If the Australian Greens had their way, we would all be riding electric motorcycles like the one above by 2030 and would foot the bill via government incentives.
Their plan includes:
- Setting a target of 100% of new passenger vehicles being electric by 2030;
- Strong vehicle emissions standards;
- Removing import tariffs and other taxes such as GST, stamp duty and registration; and
- Rolling out fast-charging infrastructure.
Australian Greens transport spokesperson Senator Janet Rice announced the plan after the final report of her Select Committee on Electric Vehicles was released.
“The Greens are the only party with a real plan to get Australia in the fast lane so that we can reap the rewards that will come from electric vehicles,” she says.
She doesn’t say what the rewards are, but with the current electric supply problems, labouring our system wth more electrical products could put us all in the dark.
The Greens also don’t mention anything about the environmental concerns of electricity from our coal-fired power plants and the disposal of batteries.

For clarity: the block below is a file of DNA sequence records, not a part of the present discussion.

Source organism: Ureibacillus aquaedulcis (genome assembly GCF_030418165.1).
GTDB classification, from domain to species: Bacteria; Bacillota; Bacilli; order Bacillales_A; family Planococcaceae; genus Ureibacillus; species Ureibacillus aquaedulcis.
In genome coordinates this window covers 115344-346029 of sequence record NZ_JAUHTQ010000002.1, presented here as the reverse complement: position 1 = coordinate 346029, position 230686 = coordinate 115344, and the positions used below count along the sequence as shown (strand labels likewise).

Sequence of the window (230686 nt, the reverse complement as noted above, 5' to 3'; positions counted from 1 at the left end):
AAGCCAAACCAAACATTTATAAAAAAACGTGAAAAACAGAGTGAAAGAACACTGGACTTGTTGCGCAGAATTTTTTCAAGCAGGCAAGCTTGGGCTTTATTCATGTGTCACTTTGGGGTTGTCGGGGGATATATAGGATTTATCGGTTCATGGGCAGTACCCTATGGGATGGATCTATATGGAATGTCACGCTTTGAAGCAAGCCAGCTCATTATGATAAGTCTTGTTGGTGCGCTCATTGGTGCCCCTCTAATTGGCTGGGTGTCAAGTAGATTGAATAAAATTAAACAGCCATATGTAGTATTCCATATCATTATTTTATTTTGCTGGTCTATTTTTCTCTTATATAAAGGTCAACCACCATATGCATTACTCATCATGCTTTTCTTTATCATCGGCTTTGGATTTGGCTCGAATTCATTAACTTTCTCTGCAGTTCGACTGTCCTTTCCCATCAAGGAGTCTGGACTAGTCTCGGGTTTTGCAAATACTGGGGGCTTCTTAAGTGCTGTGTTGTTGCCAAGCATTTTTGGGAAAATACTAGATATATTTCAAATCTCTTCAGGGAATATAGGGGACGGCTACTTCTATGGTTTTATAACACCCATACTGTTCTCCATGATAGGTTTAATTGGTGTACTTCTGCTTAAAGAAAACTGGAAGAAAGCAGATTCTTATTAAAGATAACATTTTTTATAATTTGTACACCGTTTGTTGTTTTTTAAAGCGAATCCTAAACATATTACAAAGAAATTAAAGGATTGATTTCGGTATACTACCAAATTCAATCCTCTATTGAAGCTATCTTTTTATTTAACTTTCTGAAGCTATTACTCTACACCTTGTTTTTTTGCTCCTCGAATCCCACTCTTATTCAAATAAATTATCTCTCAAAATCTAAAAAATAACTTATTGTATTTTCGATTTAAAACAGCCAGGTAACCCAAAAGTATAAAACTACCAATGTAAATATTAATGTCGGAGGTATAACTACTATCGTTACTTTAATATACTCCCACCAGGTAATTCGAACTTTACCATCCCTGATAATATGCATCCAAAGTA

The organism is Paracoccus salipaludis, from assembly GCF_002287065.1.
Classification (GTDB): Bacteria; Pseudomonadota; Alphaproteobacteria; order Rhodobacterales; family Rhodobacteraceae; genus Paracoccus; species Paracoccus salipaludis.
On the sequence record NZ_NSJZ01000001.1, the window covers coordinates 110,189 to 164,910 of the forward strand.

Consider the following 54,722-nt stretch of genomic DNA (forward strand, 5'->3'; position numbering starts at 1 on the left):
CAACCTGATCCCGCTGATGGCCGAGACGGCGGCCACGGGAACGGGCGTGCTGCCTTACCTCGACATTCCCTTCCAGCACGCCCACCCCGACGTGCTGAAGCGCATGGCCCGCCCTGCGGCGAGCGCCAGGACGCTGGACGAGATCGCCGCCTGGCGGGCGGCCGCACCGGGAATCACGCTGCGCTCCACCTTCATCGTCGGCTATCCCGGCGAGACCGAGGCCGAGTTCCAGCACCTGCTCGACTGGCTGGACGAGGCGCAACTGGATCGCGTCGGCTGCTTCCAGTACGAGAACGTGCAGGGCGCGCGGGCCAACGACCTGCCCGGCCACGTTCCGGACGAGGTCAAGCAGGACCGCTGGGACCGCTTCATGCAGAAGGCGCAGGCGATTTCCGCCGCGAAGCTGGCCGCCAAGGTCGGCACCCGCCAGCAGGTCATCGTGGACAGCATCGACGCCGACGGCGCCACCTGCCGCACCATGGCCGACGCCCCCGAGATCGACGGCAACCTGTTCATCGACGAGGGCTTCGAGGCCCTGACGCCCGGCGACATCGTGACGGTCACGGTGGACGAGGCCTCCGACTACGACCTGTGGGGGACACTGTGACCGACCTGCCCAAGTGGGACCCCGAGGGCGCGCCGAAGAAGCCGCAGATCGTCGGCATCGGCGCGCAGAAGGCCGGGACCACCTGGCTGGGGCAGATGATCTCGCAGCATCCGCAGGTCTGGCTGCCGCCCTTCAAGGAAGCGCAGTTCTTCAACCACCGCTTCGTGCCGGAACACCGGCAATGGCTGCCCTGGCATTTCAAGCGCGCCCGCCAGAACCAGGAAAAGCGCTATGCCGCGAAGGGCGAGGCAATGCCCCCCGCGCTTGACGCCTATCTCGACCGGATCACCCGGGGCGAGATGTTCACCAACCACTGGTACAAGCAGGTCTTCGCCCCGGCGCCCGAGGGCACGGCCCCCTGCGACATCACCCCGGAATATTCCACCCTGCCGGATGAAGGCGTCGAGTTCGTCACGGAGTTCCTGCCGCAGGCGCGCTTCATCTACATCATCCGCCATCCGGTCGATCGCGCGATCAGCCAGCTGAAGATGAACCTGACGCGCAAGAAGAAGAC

Their reference to “strong vehicle emissions standards” probably means faster acceptance of Euro standards.
In which case, bikes such as the Kawasaki KLR650 and Suzuki Hayabusa would no longer be available for sale in Australia.
That’s hardly a reward!
Lagging behind the world
The Greens Senator says Australia is lagging behind other nations on electric vehicle (EV) incentives and infrastructure.
We are also lagging behind countries that ban some motorcycles from their CBD.
The Greens would have us follow countries such as Sweden which is among the world leaders in EV adoption with more than 50,000 plug-in vehicles registered and a plan to have a 100% fossil-fuel-free vehicle fleet by 2030.
That’s not a reference to just new vehicles coming into or made in the country. That’s ALL vehicles.
That would mean a total ban on riding all motorcycles, except electric bikes like this!
Meanwhile, the Greens want the government to incentivise motorcyclists and drivers to buy EVs.
“The government has a choice to get Australia in the fast lane, but that means hitting the accelerator with ambitious targets and incentives to drive the uptake of electric vehicles,” Senator Rice says.
In the end, the motorist pays for those incentives through taxes, so where’s the incentive?